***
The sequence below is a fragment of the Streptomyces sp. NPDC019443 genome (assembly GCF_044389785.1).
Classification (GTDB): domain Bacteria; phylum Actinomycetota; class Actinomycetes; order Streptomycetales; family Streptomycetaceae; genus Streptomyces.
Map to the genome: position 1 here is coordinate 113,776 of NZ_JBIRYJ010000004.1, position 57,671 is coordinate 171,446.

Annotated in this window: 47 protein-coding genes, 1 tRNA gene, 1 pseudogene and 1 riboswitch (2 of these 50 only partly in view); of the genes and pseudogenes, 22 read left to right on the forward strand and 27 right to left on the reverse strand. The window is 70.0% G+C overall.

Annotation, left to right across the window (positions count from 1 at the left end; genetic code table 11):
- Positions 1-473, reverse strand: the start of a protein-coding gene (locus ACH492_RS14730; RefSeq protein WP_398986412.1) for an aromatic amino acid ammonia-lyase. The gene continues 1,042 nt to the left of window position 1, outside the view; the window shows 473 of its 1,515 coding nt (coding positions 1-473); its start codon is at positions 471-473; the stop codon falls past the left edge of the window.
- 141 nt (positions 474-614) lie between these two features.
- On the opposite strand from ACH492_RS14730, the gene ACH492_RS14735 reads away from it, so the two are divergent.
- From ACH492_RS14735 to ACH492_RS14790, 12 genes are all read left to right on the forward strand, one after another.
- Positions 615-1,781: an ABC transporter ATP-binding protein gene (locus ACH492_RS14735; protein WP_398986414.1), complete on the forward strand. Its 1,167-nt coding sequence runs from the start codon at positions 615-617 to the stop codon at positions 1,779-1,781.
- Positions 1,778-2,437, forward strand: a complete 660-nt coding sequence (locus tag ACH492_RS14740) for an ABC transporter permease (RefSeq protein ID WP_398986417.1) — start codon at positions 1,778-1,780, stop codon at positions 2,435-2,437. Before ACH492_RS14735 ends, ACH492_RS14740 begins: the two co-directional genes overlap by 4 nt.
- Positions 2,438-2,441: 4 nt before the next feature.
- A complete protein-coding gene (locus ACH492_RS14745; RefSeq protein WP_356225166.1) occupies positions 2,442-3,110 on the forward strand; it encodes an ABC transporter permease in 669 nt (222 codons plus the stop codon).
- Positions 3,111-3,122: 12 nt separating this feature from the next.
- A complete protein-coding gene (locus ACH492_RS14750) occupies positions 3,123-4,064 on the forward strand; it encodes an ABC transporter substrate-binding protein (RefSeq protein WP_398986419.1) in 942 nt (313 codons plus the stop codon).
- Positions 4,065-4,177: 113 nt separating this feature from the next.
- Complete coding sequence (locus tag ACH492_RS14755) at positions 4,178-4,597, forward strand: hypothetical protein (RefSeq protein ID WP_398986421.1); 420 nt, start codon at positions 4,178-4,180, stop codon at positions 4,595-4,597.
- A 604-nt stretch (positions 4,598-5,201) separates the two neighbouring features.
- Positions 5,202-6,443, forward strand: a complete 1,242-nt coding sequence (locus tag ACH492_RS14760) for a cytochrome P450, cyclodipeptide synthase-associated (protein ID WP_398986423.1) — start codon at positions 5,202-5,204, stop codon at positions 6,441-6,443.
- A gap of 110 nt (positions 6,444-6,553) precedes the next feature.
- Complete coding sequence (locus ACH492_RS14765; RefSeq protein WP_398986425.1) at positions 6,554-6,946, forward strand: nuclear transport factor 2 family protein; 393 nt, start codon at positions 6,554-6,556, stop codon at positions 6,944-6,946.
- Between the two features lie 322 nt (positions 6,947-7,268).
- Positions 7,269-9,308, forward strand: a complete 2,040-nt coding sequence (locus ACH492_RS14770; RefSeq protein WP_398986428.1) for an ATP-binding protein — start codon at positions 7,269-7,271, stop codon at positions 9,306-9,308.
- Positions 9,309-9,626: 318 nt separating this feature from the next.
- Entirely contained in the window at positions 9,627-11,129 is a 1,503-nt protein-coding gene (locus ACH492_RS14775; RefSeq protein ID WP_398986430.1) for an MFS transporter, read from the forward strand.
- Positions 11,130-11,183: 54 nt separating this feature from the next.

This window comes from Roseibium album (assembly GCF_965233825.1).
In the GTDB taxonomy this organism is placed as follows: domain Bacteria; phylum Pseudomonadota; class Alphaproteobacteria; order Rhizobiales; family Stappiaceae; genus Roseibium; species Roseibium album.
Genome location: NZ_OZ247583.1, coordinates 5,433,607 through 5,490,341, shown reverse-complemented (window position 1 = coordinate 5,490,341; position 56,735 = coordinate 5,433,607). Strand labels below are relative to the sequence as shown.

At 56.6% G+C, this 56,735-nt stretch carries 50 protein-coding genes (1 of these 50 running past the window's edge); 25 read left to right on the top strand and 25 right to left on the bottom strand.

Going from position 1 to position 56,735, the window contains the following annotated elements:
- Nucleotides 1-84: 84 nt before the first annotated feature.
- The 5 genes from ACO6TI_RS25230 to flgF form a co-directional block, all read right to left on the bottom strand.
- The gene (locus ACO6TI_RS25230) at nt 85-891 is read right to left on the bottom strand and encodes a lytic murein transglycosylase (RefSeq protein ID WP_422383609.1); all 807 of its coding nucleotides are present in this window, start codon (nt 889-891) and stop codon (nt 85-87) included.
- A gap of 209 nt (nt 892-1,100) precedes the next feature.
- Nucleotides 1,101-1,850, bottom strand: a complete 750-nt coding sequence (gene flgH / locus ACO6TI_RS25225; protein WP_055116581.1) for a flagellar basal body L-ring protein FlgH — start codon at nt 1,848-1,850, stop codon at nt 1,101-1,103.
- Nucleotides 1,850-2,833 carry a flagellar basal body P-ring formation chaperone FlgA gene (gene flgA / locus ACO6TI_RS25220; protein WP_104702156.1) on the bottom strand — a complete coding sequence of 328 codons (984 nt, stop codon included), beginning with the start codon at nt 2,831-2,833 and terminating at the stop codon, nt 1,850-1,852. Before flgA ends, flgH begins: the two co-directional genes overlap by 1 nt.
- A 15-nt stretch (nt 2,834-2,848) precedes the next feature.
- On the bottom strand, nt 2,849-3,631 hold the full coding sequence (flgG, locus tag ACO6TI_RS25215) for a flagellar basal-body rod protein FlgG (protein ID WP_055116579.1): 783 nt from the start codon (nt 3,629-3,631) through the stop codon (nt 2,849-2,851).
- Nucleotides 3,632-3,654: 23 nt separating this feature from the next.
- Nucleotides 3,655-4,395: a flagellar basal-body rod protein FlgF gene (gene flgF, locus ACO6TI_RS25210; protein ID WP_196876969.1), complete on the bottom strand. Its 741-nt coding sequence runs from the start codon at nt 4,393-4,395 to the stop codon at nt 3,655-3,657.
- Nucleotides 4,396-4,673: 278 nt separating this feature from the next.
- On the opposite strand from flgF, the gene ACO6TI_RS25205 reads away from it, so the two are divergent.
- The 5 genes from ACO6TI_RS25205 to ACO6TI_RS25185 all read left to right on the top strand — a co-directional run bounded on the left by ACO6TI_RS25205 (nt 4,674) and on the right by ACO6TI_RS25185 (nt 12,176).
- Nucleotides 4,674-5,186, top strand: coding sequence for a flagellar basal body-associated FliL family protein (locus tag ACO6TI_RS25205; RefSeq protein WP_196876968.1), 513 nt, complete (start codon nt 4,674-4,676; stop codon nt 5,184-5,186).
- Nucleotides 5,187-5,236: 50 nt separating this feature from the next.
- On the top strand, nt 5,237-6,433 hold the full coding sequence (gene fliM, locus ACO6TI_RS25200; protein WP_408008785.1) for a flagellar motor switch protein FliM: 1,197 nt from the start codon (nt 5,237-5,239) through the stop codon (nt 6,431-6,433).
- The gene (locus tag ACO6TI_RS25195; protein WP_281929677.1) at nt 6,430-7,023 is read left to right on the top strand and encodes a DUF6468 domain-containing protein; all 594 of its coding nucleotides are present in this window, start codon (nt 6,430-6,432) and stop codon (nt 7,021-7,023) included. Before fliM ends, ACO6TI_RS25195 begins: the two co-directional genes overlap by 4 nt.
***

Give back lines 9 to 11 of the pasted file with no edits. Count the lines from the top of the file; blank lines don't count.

- From ACH492_RS14735 to ACH492_RS14790, 12 genes are all read left to right on the forward strand, one after another.
- Positions 615-1,781: an ABC transporter ATP-binding protein gene (locus ACH492_RS14735; protein WP_398986414.1), complete on the forward strand. Its 1,167-nt coding sequence runs from the start codon at positions 615-617 to the stop codon at positions 1,779-1,781.
- Positions 1,778-2,437, forward strand: a complete 660-nt coding sequence (locus tag ACH492_RS14740) for an ABC transporter permease (RefSeq protein ID WP_398986417.1) — start codon at positions 1,778-1,780, stop codon at positions 2,435-2,437. Before ACH492_RS14735 ends, ACH492_RS14740 begins: the two co-directional genes overlap by 4 nt.